Joyce Gioia, a strategic business futurist and president of The Herman Group, was presented the first USA TODAY Road Warrior of the Year award at this year’s Freddie Awards. Gioia serves a wide range of corporate, trade association and governmental clients on six continents and in 46 states. She has been a member of USA TODAY’s Road Warrior panel since 2006. The Road Warrior panel is comprised of more than 2,000 frequent business travelers who have flown a minimum of 100,000 miles or spent 100 nights in hotels in a year. The Road Warriors serve as an editorial resource for USA TODAY, sharing their expertise about travel issues, trends and other topics related to frequent business travel. Gioia is the author of five business books, a motivational speaker and is listed in Who’s Who in America. She serves on national boards for The Edison Awards and the World Future Society. To learn more about the Road Warrior panel and to apply, visit http://www.insideflyer.com/link/?8963. You can follow Gioia on Twitter: @RoadWarrior_JOY.

InsideFlyer
What attracted you to join the Road Warrior panel?
Gioia
I have long understood the power of the press and any opportunity to get more coverage was worth the investment.

InsideFlyer
How did you hear that you’d won the first Road Warrior of the Year award and what were your first thoughts?
Gioia
I received an email from John Peters, president of the Travel Media Group at USA TODAY. I was convinced it was a clever scam; we professional speakers receive many of them. It was not until I moused over John’s assistant’s email and discovered it was the same address as the one listed, that it began to sink in. Then I called on the phone and reached Markus who verbally confirmed it.

InsideFlyer
How much traveling in one year do you do?
Gioia 
I flew about 145,000 miles last year. There are many who fly more than I do.

InsideFlyer 
Which frequent flyer and hotel loyalty programs are your favorites? And why are they your favorites?
Gioia 
I am Executive Platinum on American and Diamond on Hilton HHonors, however like many others, I am upset with Hilton. The chain has, overnight, significantly reduced the value of its points.

InsideFlyer 
As an elite member does your status influence your travel habits?
Gioia
Of course. It would be crazy for me to fly another airline, if American flies the particular route from two points of view. First, I need to re-qualify for Executive Platinum for next year and second, when I fly American, I am often upgraded. Upgrades are the plush-padded handcuffs of the loyalty programs. And the Diamond level benefits at Hilton are meaningful—an upgraded room, free Internet at all of their properties, free breakfasts and other goodies.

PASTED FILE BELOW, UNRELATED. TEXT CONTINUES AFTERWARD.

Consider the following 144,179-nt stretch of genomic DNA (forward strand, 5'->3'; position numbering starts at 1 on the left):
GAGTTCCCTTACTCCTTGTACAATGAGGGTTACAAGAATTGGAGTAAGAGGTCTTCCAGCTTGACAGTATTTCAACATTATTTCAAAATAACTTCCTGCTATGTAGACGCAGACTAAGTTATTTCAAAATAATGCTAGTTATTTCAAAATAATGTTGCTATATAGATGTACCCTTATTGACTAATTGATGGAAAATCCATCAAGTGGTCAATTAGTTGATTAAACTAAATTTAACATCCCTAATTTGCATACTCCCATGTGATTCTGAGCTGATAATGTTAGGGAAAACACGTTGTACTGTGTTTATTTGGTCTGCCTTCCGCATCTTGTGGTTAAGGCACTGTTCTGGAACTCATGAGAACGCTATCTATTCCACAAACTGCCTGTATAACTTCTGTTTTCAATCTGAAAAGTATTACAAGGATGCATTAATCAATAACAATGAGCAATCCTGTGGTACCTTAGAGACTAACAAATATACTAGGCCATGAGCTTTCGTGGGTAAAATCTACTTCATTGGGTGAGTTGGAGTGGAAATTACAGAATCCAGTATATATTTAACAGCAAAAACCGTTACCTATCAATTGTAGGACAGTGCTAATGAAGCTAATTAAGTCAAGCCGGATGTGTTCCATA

InsideFlyer
How do you maintain a good balance between work and the rest of your life with all of the travel you do?
Gioia
I have great support systems. My loving and thankfully patient husband, my wonderful sister and my girlfriends in Austin with whom I play Texas Hold ‘em are terrific for keeping me grounded (pun intended). In my spare time, I design and make jewelry and love to dance—ballroom, of course. I also work out almost every day. I download episodes of my favorite workouts (Bodies in Motion with Gilad) onto my computer, then I am able to enjoy my exercise classes, no matter where I am in the world.

InsideFlyer 
What is your favorite aspect of
business travel?
Gioia
My favorite aspect of traveling is the opportunity to sample the local culture, including food and local attractions. It’s great to meet and work with people from other cultures. Though I only speak a bit of five languages, I enjoy learning a few words of the local languages when I visit other countries. Some examples are Japanese, Vietnamese, Bahasa Malay and Korean.

InsideFlyer
What is your least favorite aspect of business travel?
Gioia 
I do not enjoy waiting in lines; that’s why I bought CLEAR and qualified for the US Global Traveler program in its first few months.

InsideFlyer
We noticed on your email
signature that you’re working on RoadWarriorInsights.com. Can you tell us more about that?
Gioia
Yes, it will be a website dedicated to bringing the joy back to travel. The site will offer tips and tactics for less stressful travel and an opportunity to sign up to receive Road Warrior Tips on a weekly basis. Our plan is to launch a robust site with lots of information about different aspects of travel to help all travelers, not just road warriors.

InsideFlyer